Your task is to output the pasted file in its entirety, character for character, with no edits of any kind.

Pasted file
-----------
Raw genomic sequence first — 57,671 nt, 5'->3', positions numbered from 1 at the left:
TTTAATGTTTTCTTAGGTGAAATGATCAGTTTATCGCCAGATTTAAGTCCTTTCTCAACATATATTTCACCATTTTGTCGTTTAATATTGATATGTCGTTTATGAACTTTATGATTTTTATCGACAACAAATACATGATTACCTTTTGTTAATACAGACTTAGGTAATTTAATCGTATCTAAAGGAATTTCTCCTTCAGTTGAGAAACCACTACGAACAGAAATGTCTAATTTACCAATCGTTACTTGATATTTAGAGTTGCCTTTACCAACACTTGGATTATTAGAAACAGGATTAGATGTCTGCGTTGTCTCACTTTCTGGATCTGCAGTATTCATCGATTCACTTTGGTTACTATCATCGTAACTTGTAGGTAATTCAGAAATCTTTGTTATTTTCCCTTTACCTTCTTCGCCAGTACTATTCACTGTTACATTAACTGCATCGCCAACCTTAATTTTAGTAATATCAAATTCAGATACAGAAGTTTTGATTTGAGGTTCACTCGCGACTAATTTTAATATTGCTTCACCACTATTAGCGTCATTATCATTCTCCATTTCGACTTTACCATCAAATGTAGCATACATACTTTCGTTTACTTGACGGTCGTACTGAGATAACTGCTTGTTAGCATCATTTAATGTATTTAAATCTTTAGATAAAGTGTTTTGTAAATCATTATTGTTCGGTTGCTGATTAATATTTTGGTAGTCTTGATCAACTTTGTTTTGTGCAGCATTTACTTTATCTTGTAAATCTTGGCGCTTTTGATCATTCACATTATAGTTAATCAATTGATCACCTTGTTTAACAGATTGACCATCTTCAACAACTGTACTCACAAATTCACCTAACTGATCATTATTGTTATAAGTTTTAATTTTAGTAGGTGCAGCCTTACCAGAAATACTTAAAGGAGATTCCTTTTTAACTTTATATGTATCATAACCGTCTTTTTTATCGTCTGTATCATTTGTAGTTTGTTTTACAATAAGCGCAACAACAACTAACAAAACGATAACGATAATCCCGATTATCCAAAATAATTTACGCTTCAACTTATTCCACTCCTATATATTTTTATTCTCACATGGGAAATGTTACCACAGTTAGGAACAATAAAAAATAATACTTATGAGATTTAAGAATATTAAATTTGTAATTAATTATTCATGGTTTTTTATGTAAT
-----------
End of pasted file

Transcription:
Raw genomic sequence first — 57,671 nt, 5'->3', positions numbered from 1 at the left:
TTTAATGTTTTCTTAGGTGAAATGATCAGTTTATCGCCAGATTTAAGTCCTTTCTCAACATATATTTCACCATTTTGTCGTTTAATATTGATATGTCGTTTATGAACTTTATGATTTTTATCGACAACAAATACATGATTACCTTTTGTTAATACAGACTTAGGTAATTTAATCGTATCTAAAGGAATTTCTCCTTCAGTTGAGAAACCACTACGAACAGAAATGTCTAATTTACCAATCGTTACTTGATATTTAGAGTTGCCTTTACCAACACTTGGATTATTAGAAACAGGATTAGATGTCTGCGTTGTCTCACTTTCTGGATCTGCAGTATTCATCGATTCACTTTGGTTACTATCATCGTAACTTGTAGGTAATTCAGAAATCTTTGTTATTTTCCCTTTACCTTCTTCGCCAGTACTATTCACTGTTACATTAACTGCATCGCCAACCTTAATTTTAGTAATATCAAATTCAGATACAGAAGTTTTGATTTGAGGTTCACTCGCGACTAATTTTAATATTGCTTCACCACTATTAGCGTCATTATCATTCTCCATTTCGACTTTACCATCAAATGTAGCATACATACTTTCGTTTACTTGACGGTCGTACTGAGATAACTGCTTGTTAGCATCATTTAATGTATTTAAATCTTTAGATAAAGTGTTTTGTAAATCATTATTGTTCGGTTGCTGATTAATATTTTGGTAGTCTTGATCAACTTTGTTTTGTGCAGCATTTACTTTATCTTGTAAATCTTGGCGCTTTTGATCATTCACATTATAGTTAATCAATTGATCACCTTGTTTAACAGATTGACCATCTTCAACAACTGTACTCACAAATTCACCTAACTGATCATTATTGTTATAAGTTTTAATTTTAGTAGGTGCAGCCTTACCAGAAATACTTAAAGGAGATTCCTTTTTAACTTTATATGTATCATAACCGTCTTTTTTATCGTCTGTATCATTTGTAGTTTGTTTTACAATAAGCGCAACAACAACTAACAAAACGATAACGATAATCCCGATTATCCAAAATAATTTACGCTTCAACTTATTCCACTCCTATATATTTTTATTCTCACATGGGAAATGTTACCACAGTTAGGAACAATAAAAAATAATACTTATGAGATTTAAGAATATTAAATTTGTAATTAATTATTCATGGTTTTTTATGTAAT